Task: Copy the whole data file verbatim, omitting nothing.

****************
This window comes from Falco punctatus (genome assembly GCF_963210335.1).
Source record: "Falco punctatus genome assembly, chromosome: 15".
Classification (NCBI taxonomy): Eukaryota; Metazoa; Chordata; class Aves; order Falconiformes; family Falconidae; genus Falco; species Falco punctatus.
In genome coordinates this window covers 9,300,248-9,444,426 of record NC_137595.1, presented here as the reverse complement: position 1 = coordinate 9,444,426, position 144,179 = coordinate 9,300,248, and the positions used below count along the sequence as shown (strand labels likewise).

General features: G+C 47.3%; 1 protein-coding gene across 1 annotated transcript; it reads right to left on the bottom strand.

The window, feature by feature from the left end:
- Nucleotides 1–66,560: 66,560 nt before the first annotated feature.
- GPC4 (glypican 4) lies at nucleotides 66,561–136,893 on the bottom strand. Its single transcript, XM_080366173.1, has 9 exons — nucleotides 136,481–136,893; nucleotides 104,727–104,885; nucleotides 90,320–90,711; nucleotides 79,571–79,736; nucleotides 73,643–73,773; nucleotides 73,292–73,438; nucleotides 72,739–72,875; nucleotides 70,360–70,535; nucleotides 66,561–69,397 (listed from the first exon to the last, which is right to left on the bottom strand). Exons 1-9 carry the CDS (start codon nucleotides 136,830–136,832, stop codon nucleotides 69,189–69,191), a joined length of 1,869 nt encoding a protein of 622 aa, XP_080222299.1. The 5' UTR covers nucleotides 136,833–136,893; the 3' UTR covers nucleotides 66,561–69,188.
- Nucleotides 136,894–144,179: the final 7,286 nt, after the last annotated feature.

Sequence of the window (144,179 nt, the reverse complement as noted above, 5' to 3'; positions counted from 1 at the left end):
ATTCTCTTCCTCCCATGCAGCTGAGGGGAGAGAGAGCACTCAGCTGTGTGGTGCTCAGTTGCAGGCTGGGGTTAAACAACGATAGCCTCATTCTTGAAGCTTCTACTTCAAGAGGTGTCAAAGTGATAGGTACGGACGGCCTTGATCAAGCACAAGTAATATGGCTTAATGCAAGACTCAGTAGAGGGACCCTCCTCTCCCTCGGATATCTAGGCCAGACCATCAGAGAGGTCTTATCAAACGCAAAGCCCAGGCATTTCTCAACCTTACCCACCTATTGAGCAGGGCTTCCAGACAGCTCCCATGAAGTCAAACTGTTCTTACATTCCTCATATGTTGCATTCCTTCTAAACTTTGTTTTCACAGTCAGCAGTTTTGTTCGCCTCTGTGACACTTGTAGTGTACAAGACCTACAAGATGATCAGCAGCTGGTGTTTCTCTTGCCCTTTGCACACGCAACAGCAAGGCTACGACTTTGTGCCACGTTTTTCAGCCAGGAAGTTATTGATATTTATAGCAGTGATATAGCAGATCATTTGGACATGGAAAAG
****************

This window comes from Falco punctatus (genome assembly GCF_963210335.1).
Source record: "Falco punctatus genome assembly, chromosome: 15".
Classification (NCBI taxonomy): Eukaryota; Metazoa; Chordata; class Aves; order Falconiformes; family Falconidae; genus Falco; species Falco punctatus.
In genome coordinates this window covers 9,300,248-9,444,426 of record NC_137595.1, presented here as the reverse complement: position 1 = coordinate 9,444,426, position 144,179 = coordinate 9,300,248, and the positions used below count along the sequence as shown (strand labels likewise).

General features: G+C 47.3%; 1 protein-coding gene across 1 annotated transcript; it reads right to left on the bottom strand.

The window, feature by feature from the left end:
- Nucleotides 1–66,560: 66,560 nt before the first annotated feature.
- GPC4 (glypican 4) lies at nucleotides 66,561–136,893 on the bottom strand. Its single transcript, XM_080366173.1, has 9 exons — nucleotides 136,481–136,893; nucleotides 104,727–104,885; nucleotides 90,320–90,711; nucleotides 79,571–79,736; nucleotides 73,643–73,773; nucleotides 73,292–73,438; nucleotides 72,739–72,875; nucleotides 70,360–70,535; nucleotides 66,561–69,397 (listed from the first exon to the last, which is right to left on the bottom strand). Exons 1-9 carry the CDS (start codon nucleotides 136,830–136,832, stop codon nucleotides 69,189–69,191), a joined length of 1,869 nt encoding a protein of 622 aa, XP_080222299.1. The 5' UTR covers nucleotides 136,833–136,893; the 3' UTR covers nucleotides 66,561–69,188.
- Nucleotides 136,894–144,179: the final 7,286 nt, after the last annotated feature.

Sequence of the window (144,179 nt, the reverse complement as noted above, 5' to 3'; positions counted from 1 at the left end):
ATTCTCTTCCTCCCATGCAGCTGAGGGGAGAGAGAGCACTCAGCTGTGTGGTGCTCAGTTGCAGGCTGGGGTTAAACAACGATAGCCTCATTCTTGAAGCTTCTACTTCAAGAGGTGTCAAAGTGATAGGTACGGACGGCCTTGATCAAGCACAAGTAATATGGCTTAATGCAAGACTCAGTAGAGGGACCCTCCTCTCCCTCGGATATCTAGGCCAGACCATCAGAGAGGTCTTATCAAACGCAAAGCCCAGGCATTTCTCAACCTTACCCACCTATTGAGCAGGGCTTCCAGACAGCTCCCATGAAGTCAAACTGTTCTTACATTCCTCATATGTTGCATTCCTTCTAAACTTTGTTTTCACAGTCAGCAGTTTTGTTCGCCTCTGTGACACTTGTAGTGTACAAGACCTACAAGATGATCAGCAGCTGGTGTTTCTCTTGCCCTTTGCACACGCAACAGCAAGGCTACGACTTTGTGCCACGTTTTTCAGCCAGGAAGTTATTGATATTTATAGCAGTGATATAGCAGATCATTTGGACATGGAAAAG